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Take-over bid

by Robert Docter, Editor-In-Chief – 

It must have been in the late 60s or early 70s. We put on this new musical in the old Long Beach Municipal auditorium during one of Bill Parkins’ renowned Long Beach camp meetings. I know it was right around the time I was appointed the Pasadena Tabernacle Corps Sergeant-Major.

It was a new musical called Take-over Bid written by a couple of young British captains. The plot-line found this particular Army corps somewhat in disrepair—going through the motions—losing its vitality—forgetting its reason for being—ignoring its identity. It sought to bring the Army back to life by paying more attention to the ideas of a younger generation that seemed to want to preserve essentials while developing new means. The “establishment” in the corps resisted, so these young adults wanted to “take-over.” This “old crowd” had been running things too long. They needed to be put out to pasture.

At the time I was approaching 40—not old enough to recognize the on-set of ageism. (It takes “years” to recognize ageism).

As a new sergeant-major in my own corps I felt exactly the same way as the play’s “younger crowd.” Therefore, I didn’t see that this was anything new—especially in that, at the time, our corps was experiencing that same delightful stress.

One of the characters in the musical not asked to perform any arias was “The Corps Sergeant-Major.” He was a strong defender of tradition and was supported at the corps council meeting by one or two other “ancients.” I was asked to play the role of the elderly sergeant-major, and, even though highly disappointed I had no solo arias to allow the magnificent warmth and sound of my own voice to shine through the caverns of the old auditorium, I accepted. (Hearing recordings of William Booth’s speaking voice, I doubt he was ever asked to sing a solo, either).

I can’t remember how the play ends, but I’m sure tensions were resolved, new plans made cooperatively, and everyone was happy, saved and serving.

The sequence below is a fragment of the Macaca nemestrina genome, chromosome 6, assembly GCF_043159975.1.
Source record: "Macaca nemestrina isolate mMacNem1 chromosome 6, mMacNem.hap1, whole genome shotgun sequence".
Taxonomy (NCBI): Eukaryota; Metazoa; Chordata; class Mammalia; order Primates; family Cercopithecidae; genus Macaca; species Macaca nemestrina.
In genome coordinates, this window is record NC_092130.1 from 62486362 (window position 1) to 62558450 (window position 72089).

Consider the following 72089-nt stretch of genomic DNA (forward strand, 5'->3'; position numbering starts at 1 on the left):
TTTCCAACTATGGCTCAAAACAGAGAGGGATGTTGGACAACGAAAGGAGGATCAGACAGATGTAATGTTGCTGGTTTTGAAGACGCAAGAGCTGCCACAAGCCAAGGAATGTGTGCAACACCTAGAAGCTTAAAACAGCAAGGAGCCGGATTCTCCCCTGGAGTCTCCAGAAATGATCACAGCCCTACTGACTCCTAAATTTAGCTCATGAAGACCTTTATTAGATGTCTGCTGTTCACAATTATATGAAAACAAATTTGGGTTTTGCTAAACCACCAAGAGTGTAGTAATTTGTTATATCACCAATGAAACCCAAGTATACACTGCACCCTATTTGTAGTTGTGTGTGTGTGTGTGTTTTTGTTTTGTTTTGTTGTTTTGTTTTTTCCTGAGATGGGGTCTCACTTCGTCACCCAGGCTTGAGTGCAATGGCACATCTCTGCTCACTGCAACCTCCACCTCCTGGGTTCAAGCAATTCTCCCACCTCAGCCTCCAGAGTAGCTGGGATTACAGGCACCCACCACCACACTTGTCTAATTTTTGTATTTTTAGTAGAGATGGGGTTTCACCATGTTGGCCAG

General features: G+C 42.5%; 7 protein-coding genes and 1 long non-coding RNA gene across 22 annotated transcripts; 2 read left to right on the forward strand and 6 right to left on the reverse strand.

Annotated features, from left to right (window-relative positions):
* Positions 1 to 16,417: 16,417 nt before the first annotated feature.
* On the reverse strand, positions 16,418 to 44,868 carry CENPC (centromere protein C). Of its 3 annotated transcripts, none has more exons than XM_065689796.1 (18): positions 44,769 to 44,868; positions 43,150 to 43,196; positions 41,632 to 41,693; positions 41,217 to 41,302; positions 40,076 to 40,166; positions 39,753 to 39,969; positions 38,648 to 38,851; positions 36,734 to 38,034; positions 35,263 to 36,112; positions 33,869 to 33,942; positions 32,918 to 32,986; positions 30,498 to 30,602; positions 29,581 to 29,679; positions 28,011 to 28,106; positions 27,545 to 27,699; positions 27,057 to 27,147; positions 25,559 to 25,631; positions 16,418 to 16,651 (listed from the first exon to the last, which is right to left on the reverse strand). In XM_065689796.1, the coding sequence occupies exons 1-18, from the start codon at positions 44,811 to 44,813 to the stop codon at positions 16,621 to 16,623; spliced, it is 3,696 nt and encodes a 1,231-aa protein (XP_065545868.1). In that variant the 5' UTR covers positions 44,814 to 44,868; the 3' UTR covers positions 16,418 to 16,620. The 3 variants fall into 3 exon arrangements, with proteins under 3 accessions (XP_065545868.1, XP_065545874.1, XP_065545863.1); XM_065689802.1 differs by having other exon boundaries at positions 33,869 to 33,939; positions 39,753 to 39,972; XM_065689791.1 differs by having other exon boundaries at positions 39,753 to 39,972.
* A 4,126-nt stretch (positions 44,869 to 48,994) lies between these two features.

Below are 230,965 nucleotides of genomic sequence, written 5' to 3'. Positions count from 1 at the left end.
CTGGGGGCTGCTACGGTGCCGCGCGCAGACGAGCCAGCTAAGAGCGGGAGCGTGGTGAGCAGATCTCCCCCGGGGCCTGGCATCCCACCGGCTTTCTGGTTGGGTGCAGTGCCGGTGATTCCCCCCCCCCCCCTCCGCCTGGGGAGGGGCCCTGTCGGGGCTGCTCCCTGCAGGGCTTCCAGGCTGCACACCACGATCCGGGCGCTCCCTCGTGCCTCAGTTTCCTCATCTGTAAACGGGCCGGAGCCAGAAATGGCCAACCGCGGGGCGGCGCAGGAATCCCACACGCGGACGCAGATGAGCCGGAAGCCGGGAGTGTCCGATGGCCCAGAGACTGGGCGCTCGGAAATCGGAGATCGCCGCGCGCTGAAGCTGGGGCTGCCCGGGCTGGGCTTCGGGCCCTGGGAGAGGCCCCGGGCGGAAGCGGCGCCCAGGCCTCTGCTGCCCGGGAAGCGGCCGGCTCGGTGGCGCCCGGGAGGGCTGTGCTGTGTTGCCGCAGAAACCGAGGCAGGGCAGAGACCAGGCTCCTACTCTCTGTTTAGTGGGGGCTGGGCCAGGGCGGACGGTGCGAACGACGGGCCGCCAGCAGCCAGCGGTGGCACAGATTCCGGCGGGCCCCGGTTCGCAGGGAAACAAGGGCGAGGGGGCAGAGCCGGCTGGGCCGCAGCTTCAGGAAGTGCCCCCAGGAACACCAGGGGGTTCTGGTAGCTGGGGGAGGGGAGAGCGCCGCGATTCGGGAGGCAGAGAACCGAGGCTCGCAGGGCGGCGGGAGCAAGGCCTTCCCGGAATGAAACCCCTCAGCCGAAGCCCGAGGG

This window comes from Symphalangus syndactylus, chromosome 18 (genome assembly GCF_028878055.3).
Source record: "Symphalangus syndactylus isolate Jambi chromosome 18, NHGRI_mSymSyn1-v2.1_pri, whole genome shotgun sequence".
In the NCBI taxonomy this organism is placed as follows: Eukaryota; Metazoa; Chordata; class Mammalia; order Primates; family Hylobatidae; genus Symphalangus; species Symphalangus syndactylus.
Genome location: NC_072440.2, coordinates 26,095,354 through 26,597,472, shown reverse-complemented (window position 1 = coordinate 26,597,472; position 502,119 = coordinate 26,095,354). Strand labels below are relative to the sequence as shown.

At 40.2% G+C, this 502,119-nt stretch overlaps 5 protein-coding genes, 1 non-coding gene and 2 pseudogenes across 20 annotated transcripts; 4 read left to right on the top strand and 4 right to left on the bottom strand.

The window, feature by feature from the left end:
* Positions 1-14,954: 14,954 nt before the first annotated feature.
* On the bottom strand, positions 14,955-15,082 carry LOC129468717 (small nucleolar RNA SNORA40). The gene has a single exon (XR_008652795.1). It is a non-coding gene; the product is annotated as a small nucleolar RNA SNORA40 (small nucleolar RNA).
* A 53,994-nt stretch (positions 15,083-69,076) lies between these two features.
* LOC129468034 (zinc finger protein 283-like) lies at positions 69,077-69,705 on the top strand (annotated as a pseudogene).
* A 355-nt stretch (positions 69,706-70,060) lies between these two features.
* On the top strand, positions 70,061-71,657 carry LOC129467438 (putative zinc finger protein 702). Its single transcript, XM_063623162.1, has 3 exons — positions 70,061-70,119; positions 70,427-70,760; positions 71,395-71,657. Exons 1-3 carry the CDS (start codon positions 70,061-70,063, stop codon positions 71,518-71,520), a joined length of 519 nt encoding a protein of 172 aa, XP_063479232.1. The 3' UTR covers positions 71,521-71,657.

Recently, after almost 40years (I’m told) I have relinquished my responsibilities as the Tabernacle Corps sergeant-major. It has been a great run—filled with wonderful experiences that added immeasurably to who I am, what I do, where I’m going and how I relate to others.

This is how I see myself almost 40 years after that first sergeant-major role.
I tend not to live in the past. I’m very “present” oriented. I learn from the past and plan for the future, but I live in the present. Sometimes, this leads to procrastination. My thoughts tend to focus on the positive. I label myself with words that give me confidence.

I strive to achieve humility, while avoiding any indication of self-centeredness. (Some might see these paragraphs as indications of failure in this area. I don’t).

I recognize mistakes and, if they have hurt or diminished others, I seek forgiveness. I delegate responsibilities easily and strive to stay out of the way. Sometimes I get in the way and things run better—and sometimes much worse. I feel respected by those around me, but sometimes, also, my impatience leads to a desire to control. This is the characteristic I like the least. I know I can change this. I’m working on it with the massive assistance of my sweet Diane, our six children, their spouses, all their children, and the soldiers of the corps.

Somehow, I have learned to handle stress—and even enjoy it. I take seriously the Army’s motto—Others—for I enjoy people—all people very much. I work to avoid judgmentalism—and most often am successful. I have learned the value of empathy in human relationships and seek to be empathic with others.

My life is guided by positive values about which, for the most part, I am aware. I relate to God through the image I have of Christ. I value diversity— respect differences—work to resist any form of oppression imposed on anyone—struggle to love my neighbor and remember that “people matter most.” I keep my promises—maintain my vows and remain faithful.

I try to be around people who will add positives to my life.

While I recognize that those with whom I associate can have much to do with the characteristics seen in my life, I do not believe that those around me shape me. I recognize that I have choice. I can allow this to happen if I choose, or I can disallow it. I must take the freedom that is mine and accept total responsibility for the manner in which I choose to use it.

At the Tab, I have been blessed with a great array of friends including some magnificent corps officers. There has been harmony even in disagreement. My parents, their friends and associates, my family at home and my family at the corps have contributed in significant ways to my life. The Army as a cultural institution with its own set of values and mores has also provided the environment from which my choices have added such words as perseverance without perseveration, consistency without rigidity, love without manipulation.

I stay in the corps while passing the mantle of lay-leadership to the one who follows—a generation behind. Interestingly enough, the search committee selected our daughter, Sharon, as my replacement. In some ways, it might say we like what you have become, Bob, and see a lot of it in her. I say, “it’s true—only it’s even better.”
… and in the words of Tiny Tim—“God bless us, everyone.”

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